DRESDEN, N.Y. — Finger Lakes Wine Country grows because of people like Kees Stapel.

"Well, you just get to pluckin'," said Stapel. "You pull down on these petioles here and we just get to clearing it out a little bit. Just open it right up. One of the good practices of grape growing is keeping your fruit exposed to the air and the sun."

Stapel's been a staple of this grape region ever since he arrived in this country as a child. By age 8, he was picking grapes on these hills. Now, he manages 38 acres for Boundary Breaks Vineyards on the Seneca Lake Wine Trail in Lodi. He knows most of the people who do business on the lake.

Stapel is not happy with one new neighbor, whom he points out from the back patio of the vineyard's tasting room.

What You Need To Know

  • Atlas Holdings, the owner of Greenidge Generations, operates a bitcoin mining facility and power plant in Dresden, Yates County

  • An environmental watchdog group, Seneca Lake Guardian, and some neighbors, claim the plant's use of Seneca Lake water to cool its cyrptocurrency computer racks will do harm to the lake and its fish

  • Greenidge reports to the state that there is no evidence its bitcoin mining plant is creating an environmental impact on Seneca Lake

"If you look right through those umbrellas, you can see the smokestacks of the Dresden plant right there. Or now, the Bitcoin operation that's going on there," Stapel said. "I liked it a bit more when it was dormant."

But the lights are back on at Greenidge Generation's power facility off Route 14, about 13 miles south of Geneva. The old coal-powered plant shut down in 2011. Atlas Holdings purchased the property and in 2017, brought it back online as a natural gas-powered facility.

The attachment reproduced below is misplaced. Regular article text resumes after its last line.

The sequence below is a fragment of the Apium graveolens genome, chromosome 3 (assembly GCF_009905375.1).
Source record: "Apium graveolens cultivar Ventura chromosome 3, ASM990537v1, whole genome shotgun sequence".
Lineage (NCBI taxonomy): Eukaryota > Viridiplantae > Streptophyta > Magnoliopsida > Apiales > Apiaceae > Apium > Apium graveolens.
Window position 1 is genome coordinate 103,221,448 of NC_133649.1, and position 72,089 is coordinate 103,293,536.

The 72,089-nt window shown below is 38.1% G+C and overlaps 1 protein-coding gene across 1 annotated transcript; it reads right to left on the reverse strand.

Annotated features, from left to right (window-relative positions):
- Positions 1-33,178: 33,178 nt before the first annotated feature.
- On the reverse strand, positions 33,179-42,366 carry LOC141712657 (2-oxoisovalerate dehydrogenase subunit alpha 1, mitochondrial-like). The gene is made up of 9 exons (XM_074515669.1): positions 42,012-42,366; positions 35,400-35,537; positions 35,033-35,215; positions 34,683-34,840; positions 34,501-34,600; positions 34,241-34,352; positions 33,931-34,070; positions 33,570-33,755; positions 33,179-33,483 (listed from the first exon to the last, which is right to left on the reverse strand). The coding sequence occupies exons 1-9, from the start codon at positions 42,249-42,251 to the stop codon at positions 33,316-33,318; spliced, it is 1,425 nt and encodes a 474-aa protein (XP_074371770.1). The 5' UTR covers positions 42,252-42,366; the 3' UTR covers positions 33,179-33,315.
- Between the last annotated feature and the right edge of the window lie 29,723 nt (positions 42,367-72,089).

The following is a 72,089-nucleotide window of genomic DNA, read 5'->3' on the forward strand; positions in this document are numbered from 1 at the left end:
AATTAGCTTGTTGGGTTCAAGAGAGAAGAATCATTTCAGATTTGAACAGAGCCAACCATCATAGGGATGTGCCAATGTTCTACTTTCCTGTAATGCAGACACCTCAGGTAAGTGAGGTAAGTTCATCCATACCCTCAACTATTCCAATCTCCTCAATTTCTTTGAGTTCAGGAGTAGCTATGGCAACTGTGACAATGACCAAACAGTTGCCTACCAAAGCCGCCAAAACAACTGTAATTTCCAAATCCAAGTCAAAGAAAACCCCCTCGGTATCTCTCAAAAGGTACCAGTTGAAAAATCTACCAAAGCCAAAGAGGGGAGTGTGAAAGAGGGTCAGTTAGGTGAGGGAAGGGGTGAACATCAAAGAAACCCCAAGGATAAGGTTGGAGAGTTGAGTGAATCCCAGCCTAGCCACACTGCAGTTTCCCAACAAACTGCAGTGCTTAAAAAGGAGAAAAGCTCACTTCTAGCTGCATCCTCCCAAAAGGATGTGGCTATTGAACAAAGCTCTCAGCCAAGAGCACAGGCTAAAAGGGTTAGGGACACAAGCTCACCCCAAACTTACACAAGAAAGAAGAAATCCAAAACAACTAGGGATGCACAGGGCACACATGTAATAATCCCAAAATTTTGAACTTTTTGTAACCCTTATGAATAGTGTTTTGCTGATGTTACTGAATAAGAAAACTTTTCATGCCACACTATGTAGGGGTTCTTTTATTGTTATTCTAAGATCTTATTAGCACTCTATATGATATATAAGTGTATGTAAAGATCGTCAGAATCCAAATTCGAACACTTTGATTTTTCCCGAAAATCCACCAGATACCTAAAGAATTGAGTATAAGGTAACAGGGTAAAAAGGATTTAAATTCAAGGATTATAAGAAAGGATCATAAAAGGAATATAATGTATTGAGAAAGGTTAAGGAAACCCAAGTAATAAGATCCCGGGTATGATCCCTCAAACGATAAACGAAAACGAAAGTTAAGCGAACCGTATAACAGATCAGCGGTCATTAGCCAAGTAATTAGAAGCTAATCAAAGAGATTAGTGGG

Gwen Chamberlain remembers seeing coal-filled train cars rolling past her family farm bound for the plant two generations ago.

"I think they're just trying their best to be good neighbors," said Chamberlain. "And most of the people around here understand that."

The town of Dresden approved the power plant's reincarnation. It feeds the local grid energy. Greenidge Generations provides 40 local jobs and a half-million-dollar infusion into Dresden each year.

And recently, Greenidge began operating a Bitcoin mining operation in the plant, the region's first substantial cryptocurrency operation. Atlas, like many in the industry, turned to the industry's trend of purchasing shuttered energy plants and converting them into these 21st-century gold mines.

Now, you're not alone if you don't know what Bitcoin or cryptocurrency is.

Bitcoin is created when hyper-complex computational puzzles are solved. Computers have been doing this. When they do, their systems record of transactions, known as blocks, set its value.

At Greenidge Generation's Dresden plant, 8,000 computers operate 24/7. It takes 19 megawatts of power to operate the plant. That has environmental activists from the region, and neighbors like Stapel, steamed about the carbon footprint this mining creates.

"I think what people don't understand is how energy-intensive this industry is. This proof of work, cryptocurrency, commonly known as Bitcoin, uses up as much energy as small countries like Sweden, Argentina," claims Yvonne Taylor, head of Seneca Lake Guardian, a group that has fought previous environmental battles in the Finger Lakes, including efforts by Atlas to resume operations at the Dresden plant.